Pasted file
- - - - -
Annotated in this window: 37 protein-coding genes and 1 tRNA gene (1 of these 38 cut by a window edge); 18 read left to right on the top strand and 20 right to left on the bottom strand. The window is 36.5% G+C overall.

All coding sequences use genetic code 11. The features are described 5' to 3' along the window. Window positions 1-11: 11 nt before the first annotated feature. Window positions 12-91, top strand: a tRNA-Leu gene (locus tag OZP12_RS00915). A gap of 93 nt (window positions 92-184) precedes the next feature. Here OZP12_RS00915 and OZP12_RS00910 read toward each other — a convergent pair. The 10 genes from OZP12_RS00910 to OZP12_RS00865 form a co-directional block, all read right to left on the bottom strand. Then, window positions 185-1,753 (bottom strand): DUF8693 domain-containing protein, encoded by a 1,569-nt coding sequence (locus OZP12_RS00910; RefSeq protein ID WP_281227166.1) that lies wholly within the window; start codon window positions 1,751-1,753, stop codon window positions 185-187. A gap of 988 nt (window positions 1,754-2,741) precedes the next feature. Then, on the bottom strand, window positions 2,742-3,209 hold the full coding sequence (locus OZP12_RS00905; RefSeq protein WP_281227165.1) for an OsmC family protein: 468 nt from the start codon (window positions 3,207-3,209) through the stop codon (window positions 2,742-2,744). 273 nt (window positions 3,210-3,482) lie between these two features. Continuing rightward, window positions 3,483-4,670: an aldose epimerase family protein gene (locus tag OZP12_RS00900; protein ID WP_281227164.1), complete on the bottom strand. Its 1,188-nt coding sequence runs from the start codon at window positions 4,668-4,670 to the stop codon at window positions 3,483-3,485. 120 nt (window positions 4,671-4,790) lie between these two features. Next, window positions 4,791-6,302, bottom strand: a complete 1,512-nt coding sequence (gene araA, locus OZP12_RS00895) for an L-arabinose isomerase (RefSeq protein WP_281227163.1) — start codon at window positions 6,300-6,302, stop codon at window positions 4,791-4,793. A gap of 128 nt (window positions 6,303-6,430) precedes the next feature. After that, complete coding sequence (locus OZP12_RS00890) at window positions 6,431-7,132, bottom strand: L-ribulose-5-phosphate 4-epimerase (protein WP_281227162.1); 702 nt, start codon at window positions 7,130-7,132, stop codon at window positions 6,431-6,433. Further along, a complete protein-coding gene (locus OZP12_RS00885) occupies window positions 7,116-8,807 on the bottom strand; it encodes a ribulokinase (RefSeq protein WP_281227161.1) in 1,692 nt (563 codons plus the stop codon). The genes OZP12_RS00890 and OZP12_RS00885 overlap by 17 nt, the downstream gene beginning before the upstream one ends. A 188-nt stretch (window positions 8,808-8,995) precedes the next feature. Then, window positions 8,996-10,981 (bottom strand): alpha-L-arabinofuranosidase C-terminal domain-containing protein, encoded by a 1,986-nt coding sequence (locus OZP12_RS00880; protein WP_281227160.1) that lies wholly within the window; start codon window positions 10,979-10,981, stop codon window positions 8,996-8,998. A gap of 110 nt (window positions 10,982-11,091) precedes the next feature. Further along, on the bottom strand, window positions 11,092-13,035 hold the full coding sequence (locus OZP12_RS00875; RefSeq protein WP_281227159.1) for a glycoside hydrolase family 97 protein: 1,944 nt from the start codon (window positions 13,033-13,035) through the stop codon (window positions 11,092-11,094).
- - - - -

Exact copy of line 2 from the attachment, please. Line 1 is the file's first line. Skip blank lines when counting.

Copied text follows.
All coding sequences use genetic code 11. The features are described 5' to 3' along the window. Window positions 1-11: 11 nt before the first annotated feature. Window positions 12-91, top strand: a tRNA-Leu gene (locus tag OZP12_RS00915). A gap of 93 nt (window positions 92-184) precedes the next feature. Here OZP12_RS00915 and OZP12_RS00910 read toward each other — a convergent pair. The 10 genes from OZP12_RS00910 to OZP12_RS00865 form a co-directional block, all read right to left on the bottom strand. Then, window positions 185-1,753 (bottom strand): DUF8693 domain-containing protein, encoded by a 1,569-nt coding sequence (locus OZP12_RS00910; RefSeq protein ID WP_281227166.1) that lies wholly within the window; start codon window positions 1,751-1,753, stop codon window positions 185-187. A gap of 988 nt (window positions 1,754-2,741) precedes the next feature. Then, on the bottom strand, window positions 2,742-3,209 hold the full coding sequence (locus OZP12_RS00905; RefSeq protein WP_281227165.1) for an OsmC family protein: 468 nt from the start codon (window positions 3,207-3,209) through the stop codon (window positions 2,742-2,744). 273 nt (window positions 3,210-3,482) lie between these two features. Continuing rightward, window positions 3,483-4,670: an aldose epimerase family protein gene (locus tag OZP12_RS00900; protein ID WP_281227164.1), complete on the bottom strand. Its 1,188-nt coding sequence runs from the start codon at window positions 4,668-4,670 to the stop codon at window positions 3,483-3,485. 120 nt (window positions 4,671-4,790) lie between these two features. Next, window positions 4,791-6,302, bottom strand: a complete 1,512-nt coding sequence (gene araA, locus OZP12_RS00895) for an L-arabinose isomerase (RefSeq protein WP_281227163.1) — start codon at window positions 6,300-6,302, stop codon at window positions 4,791-4,793. A gap of 128 nt (window positions 6,303-6,430) precedes the next feature. After that, complete coding sequence (locus OZP12_RS00890) at window positions 6,431-7,132, bottom strand: L-ribulose-5-phosphate 4-epimerase (protein WP_281227162.1); 702 nt, start codon at window positions 7,130-7,132, stop codon at window positions 6,431-6,433. Further along, a complete protein-coding gene (locus OZP12_RS00885) occupies window positions 7,116-8,807 on the bottom strand; it encodes a ribulokinase (RefSeq protein WP_281227161.1) in 1,692 nt (563 codons plus the stop codon). The genes OZP12_RS00890 and OZP12_RS00885 overlap by 17 nt, the downstream gene beginning before the upstream one ends. A 188-nt stretch (window positions 8,808-8,995) precedes the next feature. Then, window positions 8,996-10,981 (bottom strand): alpha-L-arabinofuranosidase C-terminal domain-containing protein, encoded by a 1,986-nt coding sequence (locus OZP12_RS00880; protein WP_281227160.1) that lies wholly within the window; start codon window positions 10,979-10,981, stop codon window positions 8,996-8,998. A gap of 110 nt (window positions 10,982-11,091) precedes the next feature. Further along, on the bottom strand, window positions 11,092-13,035 hold the full coding sequence (locus OZP12_RS00875; RefSeq protein WP_281227159.1) for a glycoside hydrolase family 97 protein: 1,944 nt from the start codon (window positions 13,033-13,035) through the stop codon (window positions 11,092-11,094).